Voters across the European Union have given a loud signal in the European elections that they are unhappy with their economic and social situation. The euro area suffers from two key problems: unsatisfactory economic growth and unstatisfactory job creation rate. The economic crisis is still affecting the lives of millions of Europeans.
During the electoral campaign, as the economic crisis deepened, what I call “anti-system” voices have raised to proclaim that life would have been easier in a Europe without the EU.
The political debate for months seemed to increasingly polarize Europeans around misleading political dividing lines: austerity versus growth; the “North” versus the “South”; national interest versus the European ones.
The Government I represent, made a different choice. Instead of giving a vote against Europe, or against the european union integration, we asked our citizens a vote for a new Europe. We asked Italians to realize that we are not something different from Europe, but the core of it. That there is no distance from Rome and Brussels, but on the contrary that we do have a direct and crucial responsibility in whatever is decided – by all of us togheter– in Brussels. We asked for a mandate to change Europe. And that is what the Italian citizens did. Overwhelmingly.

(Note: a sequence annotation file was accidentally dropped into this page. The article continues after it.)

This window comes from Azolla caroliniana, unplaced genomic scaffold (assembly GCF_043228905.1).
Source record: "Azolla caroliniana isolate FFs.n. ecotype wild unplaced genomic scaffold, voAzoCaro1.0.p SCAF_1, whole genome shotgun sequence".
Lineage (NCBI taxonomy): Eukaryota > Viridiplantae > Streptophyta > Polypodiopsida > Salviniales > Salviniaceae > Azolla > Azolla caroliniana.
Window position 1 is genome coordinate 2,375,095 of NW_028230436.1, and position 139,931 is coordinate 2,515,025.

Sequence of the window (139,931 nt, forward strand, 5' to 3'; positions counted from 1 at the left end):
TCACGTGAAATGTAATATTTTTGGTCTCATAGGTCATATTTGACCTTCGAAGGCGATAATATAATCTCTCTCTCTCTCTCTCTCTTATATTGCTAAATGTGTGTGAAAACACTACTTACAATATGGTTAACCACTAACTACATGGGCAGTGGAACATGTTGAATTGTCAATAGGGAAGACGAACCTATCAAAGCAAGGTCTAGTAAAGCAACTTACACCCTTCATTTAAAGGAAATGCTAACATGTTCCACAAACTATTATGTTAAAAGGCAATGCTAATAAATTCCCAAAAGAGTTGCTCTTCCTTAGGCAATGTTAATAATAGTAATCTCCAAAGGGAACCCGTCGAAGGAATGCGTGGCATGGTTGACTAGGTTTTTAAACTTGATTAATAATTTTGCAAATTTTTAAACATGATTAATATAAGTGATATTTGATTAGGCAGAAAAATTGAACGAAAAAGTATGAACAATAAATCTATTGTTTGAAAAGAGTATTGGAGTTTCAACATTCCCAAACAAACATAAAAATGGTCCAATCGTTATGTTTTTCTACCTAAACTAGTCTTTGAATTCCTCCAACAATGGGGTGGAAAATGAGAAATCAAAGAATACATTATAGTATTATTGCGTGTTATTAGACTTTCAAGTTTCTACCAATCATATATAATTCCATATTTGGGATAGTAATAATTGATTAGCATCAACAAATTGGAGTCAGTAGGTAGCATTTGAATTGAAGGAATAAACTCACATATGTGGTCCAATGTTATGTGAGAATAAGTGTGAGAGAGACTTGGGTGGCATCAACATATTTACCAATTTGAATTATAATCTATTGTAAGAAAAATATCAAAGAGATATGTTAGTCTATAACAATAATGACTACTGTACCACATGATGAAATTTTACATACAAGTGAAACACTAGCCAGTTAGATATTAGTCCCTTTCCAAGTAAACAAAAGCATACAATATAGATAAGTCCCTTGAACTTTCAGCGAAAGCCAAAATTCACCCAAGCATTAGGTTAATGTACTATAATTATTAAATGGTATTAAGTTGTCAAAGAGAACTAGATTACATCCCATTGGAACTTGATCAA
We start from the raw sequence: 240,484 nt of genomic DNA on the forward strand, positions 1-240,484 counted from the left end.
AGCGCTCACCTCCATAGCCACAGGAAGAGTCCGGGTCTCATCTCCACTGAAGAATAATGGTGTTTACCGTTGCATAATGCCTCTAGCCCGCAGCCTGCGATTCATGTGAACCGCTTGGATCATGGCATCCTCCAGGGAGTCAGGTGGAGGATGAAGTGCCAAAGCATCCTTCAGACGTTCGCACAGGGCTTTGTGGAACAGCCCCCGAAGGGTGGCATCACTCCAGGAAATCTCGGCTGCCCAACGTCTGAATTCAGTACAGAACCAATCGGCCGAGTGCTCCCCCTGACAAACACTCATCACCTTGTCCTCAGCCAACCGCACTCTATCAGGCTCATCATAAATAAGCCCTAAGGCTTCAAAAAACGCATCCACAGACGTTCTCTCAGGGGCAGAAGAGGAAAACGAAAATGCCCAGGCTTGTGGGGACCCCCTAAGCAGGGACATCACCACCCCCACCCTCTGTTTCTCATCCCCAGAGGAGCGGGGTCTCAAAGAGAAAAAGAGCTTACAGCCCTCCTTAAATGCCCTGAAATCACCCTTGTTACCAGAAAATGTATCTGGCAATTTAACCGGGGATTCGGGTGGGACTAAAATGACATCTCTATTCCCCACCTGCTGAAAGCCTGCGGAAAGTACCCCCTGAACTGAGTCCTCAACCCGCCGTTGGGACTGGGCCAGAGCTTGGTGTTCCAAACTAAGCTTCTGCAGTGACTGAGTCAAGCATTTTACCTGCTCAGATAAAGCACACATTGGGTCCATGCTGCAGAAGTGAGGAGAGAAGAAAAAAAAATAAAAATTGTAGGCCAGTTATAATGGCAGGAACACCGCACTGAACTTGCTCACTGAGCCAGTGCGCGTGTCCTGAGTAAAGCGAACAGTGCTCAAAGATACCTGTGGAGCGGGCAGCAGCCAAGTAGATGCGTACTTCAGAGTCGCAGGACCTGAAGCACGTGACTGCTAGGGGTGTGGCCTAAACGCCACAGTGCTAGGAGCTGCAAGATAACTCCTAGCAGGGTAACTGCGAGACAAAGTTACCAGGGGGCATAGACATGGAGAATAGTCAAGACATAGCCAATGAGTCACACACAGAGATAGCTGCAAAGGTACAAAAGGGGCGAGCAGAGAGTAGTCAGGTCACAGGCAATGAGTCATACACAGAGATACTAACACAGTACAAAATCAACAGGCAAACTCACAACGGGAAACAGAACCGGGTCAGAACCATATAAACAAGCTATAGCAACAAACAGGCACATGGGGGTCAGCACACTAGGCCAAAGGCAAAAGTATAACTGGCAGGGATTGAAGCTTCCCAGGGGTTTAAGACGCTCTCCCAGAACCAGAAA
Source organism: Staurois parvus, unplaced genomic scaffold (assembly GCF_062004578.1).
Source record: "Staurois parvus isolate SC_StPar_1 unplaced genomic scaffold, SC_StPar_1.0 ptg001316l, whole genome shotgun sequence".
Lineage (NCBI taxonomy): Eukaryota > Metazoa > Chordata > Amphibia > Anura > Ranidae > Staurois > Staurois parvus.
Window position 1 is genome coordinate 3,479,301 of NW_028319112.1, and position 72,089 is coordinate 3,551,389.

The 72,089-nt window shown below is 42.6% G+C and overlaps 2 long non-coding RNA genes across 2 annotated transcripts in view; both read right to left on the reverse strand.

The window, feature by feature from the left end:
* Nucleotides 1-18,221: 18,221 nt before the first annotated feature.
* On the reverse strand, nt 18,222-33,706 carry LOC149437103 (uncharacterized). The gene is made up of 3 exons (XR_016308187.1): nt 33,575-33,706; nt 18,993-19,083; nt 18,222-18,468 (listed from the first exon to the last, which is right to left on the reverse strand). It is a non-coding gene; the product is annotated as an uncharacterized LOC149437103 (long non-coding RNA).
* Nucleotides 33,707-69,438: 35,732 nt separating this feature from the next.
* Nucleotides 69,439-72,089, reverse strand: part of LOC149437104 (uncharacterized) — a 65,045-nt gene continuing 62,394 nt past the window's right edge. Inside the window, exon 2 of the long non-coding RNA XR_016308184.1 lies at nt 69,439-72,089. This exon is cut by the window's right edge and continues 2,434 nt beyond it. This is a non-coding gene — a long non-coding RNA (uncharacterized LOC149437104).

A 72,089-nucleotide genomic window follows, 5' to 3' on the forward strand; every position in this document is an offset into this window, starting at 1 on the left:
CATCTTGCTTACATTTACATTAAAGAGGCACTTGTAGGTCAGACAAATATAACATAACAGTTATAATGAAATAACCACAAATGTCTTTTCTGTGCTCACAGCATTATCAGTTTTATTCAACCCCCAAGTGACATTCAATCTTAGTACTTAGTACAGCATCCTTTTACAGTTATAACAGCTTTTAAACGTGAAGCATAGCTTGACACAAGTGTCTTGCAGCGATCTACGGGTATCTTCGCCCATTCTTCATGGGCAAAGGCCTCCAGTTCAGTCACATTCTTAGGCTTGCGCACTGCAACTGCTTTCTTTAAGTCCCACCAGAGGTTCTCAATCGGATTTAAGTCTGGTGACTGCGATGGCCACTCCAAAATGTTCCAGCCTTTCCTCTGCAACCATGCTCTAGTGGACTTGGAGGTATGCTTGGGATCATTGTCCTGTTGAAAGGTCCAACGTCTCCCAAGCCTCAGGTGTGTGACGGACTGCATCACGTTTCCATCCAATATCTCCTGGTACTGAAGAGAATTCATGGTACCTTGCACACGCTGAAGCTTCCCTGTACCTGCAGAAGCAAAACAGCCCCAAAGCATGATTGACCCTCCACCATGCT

With that vote of confidence, the Italian Government has assumed the Presidency of the Council of the European Union, committed to give the post-election EU a strong focus on what can be accomplished by initiating a job-friendly economic recovery and growth in Europe.
As European leaders we know that our coordinated action must focus more and more on delivering results to citizens. And that’s our first commitment: change Europe and its policies.
Putting public finances on a sound footing is important. And while enacting national reforms that create jobs we have to make sure that those reforms are also consistent with the prerogatives of monetary union. But without a European growth initiative, it will be harder and harder, if not impossible, to deliver. That is why we are working and asking our EU friends to do that together to develop a convincing European growth strategy. We have presidency in a transition period. It can be a transition or a new start and this is the challenge.